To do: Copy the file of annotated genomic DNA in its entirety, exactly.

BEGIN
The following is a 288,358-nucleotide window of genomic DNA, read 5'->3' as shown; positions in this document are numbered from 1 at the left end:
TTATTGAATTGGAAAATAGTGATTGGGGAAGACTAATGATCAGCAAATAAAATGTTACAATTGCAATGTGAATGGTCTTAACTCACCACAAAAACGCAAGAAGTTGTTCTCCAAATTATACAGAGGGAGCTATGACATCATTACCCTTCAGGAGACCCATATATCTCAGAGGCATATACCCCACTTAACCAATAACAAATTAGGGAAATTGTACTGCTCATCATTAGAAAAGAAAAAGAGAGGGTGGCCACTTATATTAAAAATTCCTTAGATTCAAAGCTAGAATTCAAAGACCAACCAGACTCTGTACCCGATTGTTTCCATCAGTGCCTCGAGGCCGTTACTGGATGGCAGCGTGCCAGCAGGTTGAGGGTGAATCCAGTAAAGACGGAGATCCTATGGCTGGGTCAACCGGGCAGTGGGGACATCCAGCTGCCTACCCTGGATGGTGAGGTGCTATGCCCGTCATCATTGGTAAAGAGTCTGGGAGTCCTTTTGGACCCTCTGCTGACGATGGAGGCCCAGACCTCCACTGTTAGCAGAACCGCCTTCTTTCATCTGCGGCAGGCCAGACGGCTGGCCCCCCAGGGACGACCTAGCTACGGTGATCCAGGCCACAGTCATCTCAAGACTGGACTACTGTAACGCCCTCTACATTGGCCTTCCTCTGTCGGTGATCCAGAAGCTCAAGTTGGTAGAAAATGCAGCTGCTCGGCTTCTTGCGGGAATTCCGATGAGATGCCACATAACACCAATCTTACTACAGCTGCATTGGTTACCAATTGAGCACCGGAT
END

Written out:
The following is a 288,358-nucleotide window of genomic DNA, read 5'->3' as shown; positions in this document are numbered from 1 at the left end:
TTATTGAATTGGAAAATAGTGATTGGGGAAGACTAATGATCAGCAAATAAAATGTTACAATTGCAATGTGAATGGTCTTAACTCACCACAAAAACGCAAGAAGTTGTTCTCCAAATTATACAGAGGGAGCTATGACATCATTACCCTTCAGGAGACCCATATATCTCAGAGGCATATACCCCACTTAACCAATAACAAATTAGGGAAATTGTACTGCTCATCATTAGAAAAGAAAAAGAGAGGGTGGCCACTTATATTAAAAATTCCTTAGATTCAAAGCTAGAATTCAAAGACCAACCAGACTCTGTACCCGATTGTTTCCATCAGTGCCTCGAGGCCGTTACTGGATGGCAGCGTGCCAGCAGGTTGAGGGTGAATCCAGTAAAGACGGAGATCCTATGGCTGGGTCAACCGGGCAGTGGGGACATCCAGCTGCCTACCCTGGATGGTGAGGTGCTATGCCCGTCATCATTGGTAAAGAGTCTGGGAGTCCTTTTGGACCCTCTGCTGACGATGGAGGCCCAGACCTCCACTGTTAGCAGAACCGCCTTCTTTCATCTGCGGCAGGCCAGACGGCTGGCCCCCCAGGGACGACCTAGCTACGGTGATCCAGGCCACAGTCATCTCAAGACTGGACTACTGTAACGCCCTCTACATTGGCCTTCCTCTGTCGGTGATCCAGAAGCTCAAGTTGGTAGAAAATGCAGCTGCTCGGCTTCTTGCGGGAATTCCGATGAGATGCCACATAACACCAATCTTACTACAGCTGCATTGGTTACCAATTGAGCACCGGAT